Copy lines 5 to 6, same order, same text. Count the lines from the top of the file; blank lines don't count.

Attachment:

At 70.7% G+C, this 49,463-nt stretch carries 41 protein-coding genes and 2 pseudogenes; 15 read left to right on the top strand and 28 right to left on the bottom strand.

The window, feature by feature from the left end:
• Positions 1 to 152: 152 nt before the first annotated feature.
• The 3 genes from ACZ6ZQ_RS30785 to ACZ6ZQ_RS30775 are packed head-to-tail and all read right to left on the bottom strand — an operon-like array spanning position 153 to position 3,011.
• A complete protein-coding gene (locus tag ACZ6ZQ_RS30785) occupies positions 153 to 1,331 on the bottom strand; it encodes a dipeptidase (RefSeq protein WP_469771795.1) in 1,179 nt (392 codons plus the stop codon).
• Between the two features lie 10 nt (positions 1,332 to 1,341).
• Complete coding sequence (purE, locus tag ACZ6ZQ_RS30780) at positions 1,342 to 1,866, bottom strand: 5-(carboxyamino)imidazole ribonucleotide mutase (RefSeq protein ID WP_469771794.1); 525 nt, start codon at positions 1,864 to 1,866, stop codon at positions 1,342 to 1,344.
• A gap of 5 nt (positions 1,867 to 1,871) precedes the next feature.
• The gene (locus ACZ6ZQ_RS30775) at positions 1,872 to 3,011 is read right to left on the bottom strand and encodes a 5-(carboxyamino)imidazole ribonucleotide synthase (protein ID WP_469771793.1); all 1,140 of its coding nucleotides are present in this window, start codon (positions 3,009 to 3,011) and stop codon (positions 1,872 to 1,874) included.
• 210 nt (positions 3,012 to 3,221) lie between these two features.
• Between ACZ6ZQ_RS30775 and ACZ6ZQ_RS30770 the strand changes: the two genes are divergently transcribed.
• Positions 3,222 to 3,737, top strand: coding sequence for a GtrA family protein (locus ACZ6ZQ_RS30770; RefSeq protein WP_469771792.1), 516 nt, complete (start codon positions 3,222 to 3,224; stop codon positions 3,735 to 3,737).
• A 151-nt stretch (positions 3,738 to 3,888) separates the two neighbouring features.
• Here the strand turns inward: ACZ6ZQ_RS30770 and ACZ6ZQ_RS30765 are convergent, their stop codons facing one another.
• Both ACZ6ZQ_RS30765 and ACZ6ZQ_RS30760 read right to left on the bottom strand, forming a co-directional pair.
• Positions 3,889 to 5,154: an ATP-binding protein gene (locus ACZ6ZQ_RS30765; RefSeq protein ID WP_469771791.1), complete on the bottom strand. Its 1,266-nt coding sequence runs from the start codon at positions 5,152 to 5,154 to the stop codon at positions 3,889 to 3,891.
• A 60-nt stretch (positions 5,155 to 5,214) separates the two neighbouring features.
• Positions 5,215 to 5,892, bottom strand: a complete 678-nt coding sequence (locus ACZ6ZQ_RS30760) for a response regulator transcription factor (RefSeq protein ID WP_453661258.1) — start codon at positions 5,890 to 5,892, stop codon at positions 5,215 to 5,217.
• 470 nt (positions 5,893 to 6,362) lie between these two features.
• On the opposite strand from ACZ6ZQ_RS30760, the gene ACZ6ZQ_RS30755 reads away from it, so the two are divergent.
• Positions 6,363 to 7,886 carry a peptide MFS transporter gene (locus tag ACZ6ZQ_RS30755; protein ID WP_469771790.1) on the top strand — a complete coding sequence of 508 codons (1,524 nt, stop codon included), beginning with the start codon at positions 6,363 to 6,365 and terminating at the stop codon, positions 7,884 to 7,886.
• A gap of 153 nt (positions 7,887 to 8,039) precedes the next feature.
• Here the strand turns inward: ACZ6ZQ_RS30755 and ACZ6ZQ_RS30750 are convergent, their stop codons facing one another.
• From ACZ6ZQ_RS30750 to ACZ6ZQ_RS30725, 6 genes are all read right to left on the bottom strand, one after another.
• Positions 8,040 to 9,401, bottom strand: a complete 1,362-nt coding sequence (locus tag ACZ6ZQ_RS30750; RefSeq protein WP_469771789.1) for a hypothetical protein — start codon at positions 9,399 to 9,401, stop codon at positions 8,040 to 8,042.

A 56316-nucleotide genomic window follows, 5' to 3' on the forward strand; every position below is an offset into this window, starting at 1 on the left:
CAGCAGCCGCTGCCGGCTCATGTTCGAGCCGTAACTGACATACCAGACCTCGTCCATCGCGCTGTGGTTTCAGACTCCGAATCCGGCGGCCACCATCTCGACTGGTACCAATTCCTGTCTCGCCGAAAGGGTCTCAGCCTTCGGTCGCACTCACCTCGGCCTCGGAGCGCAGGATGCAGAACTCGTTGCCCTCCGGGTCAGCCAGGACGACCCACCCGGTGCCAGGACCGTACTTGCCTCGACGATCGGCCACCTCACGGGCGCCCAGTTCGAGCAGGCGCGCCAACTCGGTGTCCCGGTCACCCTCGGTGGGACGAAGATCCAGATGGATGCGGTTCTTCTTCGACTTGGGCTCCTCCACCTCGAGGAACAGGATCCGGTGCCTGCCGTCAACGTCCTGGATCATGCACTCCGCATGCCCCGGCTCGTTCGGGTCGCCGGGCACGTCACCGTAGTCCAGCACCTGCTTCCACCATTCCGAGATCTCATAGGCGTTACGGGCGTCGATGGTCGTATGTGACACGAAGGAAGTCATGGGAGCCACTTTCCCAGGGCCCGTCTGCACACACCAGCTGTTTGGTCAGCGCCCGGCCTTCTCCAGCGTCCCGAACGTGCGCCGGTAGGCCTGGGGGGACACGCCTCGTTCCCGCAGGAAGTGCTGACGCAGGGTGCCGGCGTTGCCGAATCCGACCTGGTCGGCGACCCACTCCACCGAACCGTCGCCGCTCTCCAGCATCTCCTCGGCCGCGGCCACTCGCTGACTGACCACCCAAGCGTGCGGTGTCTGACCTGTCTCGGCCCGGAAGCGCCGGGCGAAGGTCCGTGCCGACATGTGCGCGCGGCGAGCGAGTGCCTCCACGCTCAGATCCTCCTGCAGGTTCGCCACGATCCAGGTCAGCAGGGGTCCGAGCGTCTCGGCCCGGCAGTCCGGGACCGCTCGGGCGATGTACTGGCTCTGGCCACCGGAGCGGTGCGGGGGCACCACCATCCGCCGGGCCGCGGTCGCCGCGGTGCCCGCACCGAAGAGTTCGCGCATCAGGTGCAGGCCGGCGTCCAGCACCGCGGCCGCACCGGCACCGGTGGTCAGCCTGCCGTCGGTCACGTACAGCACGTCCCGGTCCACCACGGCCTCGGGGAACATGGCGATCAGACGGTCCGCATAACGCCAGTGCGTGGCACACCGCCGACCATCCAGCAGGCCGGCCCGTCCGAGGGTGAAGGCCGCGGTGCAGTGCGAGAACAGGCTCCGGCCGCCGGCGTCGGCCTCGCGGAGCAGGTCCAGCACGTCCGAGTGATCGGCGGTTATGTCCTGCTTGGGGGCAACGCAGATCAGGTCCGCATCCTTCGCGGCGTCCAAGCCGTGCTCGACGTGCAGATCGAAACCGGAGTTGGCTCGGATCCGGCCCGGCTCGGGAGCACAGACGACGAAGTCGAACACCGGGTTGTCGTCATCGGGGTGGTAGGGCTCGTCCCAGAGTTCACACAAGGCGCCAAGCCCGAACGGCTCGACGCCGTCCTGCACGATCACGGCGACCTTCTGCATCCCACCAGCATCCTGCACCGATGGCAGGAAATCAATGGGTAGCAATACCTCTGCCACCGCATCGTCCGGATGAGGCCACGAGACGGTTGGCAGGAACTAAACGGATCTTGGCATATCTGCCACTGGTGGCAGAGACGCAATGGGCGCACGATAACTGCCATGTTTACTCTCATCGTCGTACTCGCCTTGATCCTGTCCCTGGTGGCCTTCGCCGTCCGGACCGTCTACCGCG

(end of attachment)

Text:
• A complete protein-coding gene (locus tag ACZ6ZQ_RS30785) occupies positions 153 to 1,331 on the bottom strand; it encodes a dipeptidase (RefSeq protein WP_469771795.1) in 1,179 nt (392 codons plus the stop codon).
• Between the two features lie 10 nt (positions 1,332 to 1,341).